7

I'm trying to traverse a relationship between the CaseComment object and the Case object to get the value of the Case's CaseNumber field.

<apex:outputText value="{!comment.ParentId.CaseNumber}" />

but I get the following error:

Error: Unknown property 'String.CaseNumber'

So, from this I see that Salesforce is treating ParentId as a String rather than a reference to the Case object, as I was hoping.

I note also that the 18 character version of the ID is returned if that makes any difference.

I'd like to know:

  • In what circumstances I can use a relationship such as this as a reference to another object, and in which circumstances it will merely be treated as a String?

Thanks a lot

15

Typically if there is a standard field that ends in "Id", you can access the reference (and thus the fields associated with that reference) by leaving off the suffix. For example, you can get the CreatedById value (which would be treated as an Id type in code that can be casted to a String, or simply a String if referenced via an apex:outputText tag), or the name of that user with CreatedBy.Name.

You can also use an apex:outputField tag on an Id (such as Opportunity.AccountId to display the name of an opportunity's parent account) to show the reference's Name field with a nifty built-in hover box (see here).

For this particular example, give this a shot:

<apex:outputText value="{!comment.Parent.CaseNumber}" />
4
  • Thanks for your explanation which is very helpful. Using the above merge expression, I am getting an error: System.SObjectException: SObject row was retrieved via SOQL without querying the requested field: CaseComment.Parent despite the fact that the SOQL query in the contoller is in fact selecting the ParentId field for the CaseComment. In case it makes any difference, my visualforce page is for a case object but I am accessing all the CaseComments that exist for this and related cases in a pageBlockTable.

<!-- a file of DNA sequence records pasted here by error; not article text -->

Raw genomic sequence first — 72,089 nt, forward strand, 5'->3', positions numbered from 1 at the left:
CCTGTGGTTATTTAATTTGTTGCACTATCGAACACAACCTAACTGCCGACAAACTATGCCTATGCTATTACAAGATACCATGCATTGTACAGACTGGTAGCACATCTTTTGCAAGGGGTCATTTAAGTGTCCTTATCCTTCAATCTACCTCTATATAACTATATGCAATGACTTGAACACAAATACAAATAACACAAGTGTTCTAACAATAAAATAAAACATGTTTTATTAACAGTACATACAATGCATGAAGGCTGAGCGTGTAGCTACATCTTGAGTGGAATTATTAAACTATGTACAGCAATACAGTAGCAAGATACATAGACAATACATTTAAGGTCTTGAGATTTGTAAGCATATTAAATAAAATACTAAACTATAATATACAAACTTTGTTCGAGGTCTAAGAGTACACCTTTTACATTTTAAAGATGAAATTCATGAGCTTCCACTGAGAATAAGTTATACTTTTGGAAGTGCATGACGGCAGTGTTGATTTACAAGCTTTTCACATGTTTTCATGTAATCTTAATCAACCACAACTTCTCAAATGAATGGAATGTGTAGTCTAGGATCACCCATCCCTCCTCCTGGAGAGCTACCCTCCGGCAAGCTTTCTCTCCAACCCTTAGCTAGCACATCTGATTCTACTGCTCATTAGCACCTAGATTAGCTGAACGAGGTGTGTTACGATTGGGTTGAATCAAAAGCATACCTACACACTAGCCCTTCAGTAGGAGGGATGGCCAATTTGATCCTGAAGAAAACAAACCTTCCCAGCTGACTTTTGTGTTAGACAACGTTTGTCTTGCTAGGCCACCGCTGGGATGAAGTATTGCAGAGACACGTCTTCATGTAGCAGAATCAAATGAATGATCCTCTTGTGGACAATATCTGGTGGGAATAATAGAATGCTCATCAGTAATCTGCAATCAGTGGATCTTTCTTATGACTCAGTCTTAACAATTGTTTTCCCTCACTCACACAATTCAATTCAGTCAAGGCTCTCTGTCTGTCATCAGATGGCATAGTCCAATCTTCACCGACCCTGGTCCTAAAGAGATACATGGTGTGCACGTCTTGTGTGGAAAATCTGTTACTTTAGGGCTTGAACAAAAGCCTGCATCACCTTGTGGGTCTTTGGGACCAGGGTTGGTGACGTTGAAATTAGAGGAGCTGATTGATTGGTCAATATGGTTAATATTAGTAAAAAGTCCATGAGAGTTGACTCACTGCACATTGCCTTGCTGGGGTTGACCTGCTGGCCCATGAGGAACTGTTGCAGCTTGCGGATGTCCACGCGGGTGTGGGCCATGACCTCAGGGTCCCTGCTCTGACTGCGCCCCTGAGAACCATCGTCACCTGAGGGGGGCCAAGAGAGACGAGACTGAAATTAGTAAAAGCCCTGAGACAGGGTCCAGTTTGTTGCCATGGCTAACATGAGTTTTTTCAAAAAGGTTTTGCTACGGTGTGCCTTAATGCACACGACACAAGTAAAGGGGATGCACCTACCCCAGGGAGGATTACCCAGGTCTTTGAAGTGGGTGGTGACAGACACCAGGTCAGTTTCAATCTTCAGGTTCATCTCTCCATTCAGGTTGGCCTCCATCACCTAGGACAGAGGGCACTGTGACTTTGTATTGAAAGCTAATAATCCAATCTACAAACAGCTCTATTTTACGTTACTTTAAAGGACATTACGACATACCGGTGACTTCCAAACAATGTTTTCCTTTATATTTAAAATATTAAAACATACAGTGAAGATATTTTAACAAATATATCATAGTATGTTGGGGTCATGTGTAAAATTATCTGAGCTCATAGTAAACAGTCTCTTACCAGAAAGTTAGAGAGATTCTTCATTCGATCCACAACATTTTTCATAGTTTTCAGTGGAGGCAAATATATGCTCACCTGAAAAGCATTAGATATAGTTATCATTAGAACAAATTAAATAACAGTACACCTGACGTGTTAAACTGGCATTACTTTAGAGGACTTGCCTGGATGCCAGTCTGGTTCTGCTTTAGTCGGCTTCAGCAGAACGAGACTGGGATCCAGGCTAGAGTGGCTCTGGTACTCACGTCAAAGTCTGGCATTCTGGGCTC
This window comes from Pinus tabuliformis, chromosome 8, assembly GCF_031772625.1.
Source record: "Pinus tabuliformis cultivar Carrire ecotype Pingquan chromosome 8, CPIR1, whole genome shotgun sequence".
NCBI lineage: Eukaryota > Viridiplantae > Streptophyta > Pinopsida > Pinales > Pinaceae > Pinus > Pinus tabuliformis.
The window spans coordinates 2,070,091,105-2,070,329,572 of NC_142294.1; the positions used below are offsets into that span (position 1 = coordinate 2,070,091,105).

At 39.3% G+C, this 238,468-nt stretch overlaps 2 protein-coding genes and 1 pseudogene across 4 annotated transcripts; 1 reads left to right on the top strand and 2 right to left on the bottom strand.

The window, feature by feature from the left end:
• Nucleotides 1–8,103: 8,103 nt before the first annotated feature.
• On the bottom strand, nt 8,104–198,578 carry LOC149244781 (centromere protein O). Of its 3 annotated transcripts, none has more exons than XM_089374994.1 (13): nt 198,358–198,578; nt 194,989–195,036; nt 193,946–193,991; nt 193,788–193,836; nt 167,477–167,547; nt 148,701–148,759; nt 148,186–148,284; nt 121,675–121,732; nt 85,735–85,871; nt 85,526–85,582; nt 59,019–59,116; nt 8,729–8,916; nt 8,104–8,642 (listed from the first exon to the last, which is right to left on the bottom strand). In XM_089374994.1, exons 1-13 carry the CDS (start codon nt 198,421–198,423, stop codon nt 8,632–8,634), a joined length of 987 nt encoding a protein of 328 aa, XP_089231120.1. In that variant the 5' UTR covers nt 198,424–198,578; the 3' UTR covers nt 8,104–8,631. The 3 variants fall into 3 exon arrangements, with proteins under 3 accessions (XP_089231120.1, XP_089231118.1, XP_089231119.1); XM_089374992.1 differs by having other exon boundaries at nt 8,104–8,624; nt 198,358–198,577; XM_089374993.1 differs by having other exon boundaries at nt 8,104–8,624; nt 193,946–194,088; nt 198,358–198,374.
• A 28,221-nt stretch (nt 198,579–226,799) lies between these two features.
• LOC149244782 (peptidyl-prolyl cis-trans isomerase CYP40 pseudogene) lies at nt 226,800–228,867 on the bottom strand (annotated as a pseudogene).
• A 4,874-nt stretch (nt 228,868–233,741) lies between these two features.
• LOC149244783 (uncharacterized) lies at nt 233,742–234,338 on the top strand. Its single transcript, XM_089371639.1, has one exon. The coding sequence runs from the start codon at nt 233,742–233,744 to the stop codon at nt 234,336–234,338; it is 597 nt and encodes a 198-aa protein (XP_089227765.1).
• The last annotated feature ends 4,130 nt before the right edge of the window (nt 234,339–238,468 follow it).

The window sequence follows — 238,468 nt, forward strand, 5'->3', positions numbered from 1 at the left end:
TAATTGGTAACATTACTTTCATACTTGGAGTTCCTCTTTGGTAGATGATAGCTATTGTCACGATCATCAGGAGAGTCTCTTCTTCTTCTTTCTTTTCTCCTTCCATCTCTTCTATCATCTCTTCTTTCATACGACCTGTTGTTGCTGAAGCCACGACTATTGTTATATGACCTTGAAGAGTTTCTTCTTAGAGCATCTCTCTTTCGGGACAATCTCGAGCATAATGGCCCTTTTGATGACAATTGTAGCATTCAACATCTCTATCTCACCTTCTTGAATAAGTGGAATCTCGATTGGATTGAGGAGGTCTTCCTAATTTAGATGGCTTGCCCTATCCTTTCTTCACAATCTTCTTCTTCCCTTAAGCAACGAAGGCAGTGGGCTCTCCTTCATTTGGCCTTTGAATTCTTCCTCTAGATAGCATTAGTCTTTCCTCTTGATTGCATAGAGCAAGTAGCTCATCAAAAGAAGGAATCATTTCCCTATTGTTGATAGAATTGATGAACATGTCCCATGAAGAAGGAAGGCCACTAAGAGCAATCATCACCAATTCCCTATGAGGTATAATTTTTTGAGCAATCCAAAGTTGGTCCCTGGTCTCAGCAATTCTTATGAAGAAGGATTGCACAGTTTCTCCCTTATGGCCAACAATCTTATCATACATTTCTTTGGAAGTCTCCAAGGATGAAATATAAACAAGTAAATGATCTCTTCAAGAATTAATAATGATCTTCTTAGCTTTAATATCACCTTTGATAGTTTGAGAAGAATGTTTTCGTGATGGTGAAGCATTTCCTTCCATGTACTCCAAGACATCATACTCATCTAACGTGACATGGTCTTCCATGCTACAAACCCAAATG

– Joe
    Sep 26 '12 at 15:09
  • 7
    @Joe, rather than querying ParentId, you'll want to query the Parent.CaseNumber field (or perhaps both, if you need ParentId for something else behind the scenes). Querying just ParentId won't pull the fields on that associated record from the database.
    – JCD
    Sep 26 '12 at 15:12
  • OK. That's great. Thank you. I'll have to spend a bit more time absorbing this and figuring out why it works this way.
    – Joe
    Sep 26 '12 at 15:38
  • 4
    The more general case of this situation is that any lookup relationship field also has a relationship name that goes along with it. The field ParentId has the relationship name Parent and AccountId has the relationship name Account. For custom fields, though, the relationship name is not constructed the same way; the __c is removed, and replaced with __r. So the field Primary_Contact__c will have a relationship name of Primary_Contact__r, and the Last Name of the primary contact is Primary_Contact__r.LastName. Sep 26 '12 at 18:14

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